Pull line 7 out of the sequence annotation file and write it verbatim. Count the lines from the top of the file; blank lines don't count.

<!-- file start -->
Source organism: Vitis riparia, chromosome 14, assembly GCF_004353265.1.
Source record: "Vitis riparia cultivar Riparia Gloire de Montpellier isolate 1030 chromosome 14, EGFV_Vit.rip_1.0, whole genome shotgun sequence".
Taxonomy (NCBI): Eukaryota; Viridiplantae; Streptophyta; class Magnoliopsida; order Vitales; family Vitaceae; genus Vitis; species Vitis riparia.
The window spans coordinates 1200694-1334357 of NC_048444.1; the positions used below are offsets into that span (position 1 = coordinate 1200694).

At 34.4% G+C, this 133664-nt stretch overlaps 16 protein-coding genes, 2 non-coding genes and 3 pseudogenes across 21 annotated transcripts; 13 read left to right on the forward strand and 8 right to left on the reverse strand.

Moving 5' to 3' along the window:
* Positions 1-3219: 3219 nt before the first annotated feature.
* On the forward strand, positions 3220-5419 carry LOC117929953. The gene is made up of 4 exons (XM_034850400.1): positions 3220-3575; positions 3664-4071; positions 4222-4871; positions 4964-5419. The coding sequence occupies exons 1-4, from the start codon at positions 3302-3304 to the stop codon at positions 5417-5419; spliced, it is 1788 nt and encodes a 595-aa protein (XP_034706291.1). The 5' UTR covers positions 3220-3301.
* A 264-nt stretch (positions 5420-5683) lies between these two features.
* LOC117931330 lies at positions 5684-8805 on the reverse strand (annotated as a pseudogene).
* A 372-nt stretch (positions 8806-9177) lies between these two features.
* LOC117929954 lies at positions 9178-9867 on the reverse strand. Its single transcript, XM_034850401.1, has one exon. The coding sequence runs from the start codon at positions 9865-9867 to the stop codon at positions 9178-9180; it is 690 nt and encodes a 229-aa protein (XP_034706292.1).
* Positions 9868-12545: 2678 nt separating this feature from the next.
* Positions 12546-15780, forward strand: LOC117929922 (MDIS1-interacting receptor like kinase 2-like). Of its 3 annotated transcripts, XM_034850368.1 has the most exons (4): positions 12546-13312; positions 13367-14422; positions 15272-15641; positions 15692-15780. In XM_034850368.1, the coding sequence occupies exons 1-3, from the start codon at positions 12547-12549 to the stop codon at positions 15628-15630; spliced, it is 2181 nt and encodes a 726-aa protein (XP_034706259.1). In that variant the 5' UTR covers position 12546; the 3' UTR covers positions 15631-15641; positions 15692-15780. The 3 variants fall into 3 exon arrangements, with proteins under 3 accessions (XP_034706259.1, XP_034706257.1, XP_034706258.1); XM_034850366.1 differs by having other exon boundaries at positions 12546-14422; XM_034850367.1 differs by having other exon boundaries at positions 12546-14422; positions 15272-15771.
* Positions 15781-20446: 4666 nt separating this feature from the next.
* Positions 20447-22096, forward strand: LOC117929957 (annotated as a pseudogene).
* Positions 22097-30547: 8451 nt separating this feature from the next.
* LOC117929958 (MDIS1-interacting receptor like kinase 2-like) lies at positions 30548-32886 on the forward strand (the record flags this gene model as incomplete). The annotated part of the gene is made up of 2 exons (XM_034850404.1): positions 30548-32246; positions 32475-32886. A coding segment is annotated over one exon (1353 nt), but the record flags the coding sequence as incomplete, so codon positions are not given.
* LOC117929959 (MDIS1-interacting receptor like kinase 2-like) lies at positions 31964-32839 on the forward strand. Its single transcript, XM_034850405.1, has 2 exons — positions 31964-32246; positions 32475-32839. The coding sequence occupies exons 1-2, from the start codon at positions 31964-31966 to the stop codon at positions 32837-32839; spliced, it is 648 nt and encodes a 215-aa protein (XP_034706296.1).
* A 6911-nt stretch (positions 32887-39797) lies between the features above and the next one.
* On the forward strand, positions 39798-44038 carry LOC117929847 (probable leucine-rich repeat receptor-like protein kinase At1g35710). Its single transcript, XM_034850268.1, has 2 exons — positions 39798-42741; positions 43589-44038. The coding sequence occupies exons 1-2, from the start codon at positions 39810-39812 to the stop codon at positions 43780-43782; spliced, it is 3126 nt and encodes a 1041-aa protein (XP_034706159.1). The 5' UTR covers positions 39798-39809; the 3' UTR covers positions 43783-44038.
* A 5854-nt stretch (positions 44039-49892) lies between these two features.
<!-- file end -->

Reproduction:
* Positions 1-3219: 3219 nt before the first annotated feature.